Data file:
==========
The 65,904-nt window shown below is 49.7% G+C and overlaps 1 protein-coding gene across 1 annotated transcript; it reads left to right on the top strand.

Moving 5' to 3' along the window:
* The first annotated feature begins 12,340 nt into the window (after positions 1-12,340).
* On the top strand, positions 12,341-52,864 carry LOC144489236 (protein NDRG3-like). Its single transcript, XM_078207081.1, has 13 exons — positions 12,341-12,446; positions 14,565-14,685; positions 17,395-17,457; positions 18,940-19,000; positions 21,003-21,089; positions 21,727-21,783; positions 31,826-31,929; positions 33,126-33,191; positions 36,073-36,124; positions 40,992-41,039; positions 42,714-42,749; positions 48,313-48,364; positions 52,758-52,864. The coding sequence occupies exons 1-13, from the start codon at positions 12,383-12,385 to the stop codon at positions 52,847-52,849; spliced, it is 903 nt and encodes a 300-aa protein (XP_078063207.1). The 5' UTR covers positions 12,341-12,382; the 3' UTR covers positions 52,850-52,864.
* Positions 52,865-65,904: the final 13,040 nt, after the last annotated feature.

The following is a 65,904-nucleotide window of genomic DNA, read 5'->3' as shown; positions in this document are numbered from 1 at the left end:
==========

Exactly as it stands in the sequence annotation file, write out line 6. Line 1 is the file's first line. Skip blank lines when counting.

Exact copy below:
The following is a 65,904-nucleotide window of genomic DNA, read 5'->3' as shown; positions in this document are numbered from 1 at the left end: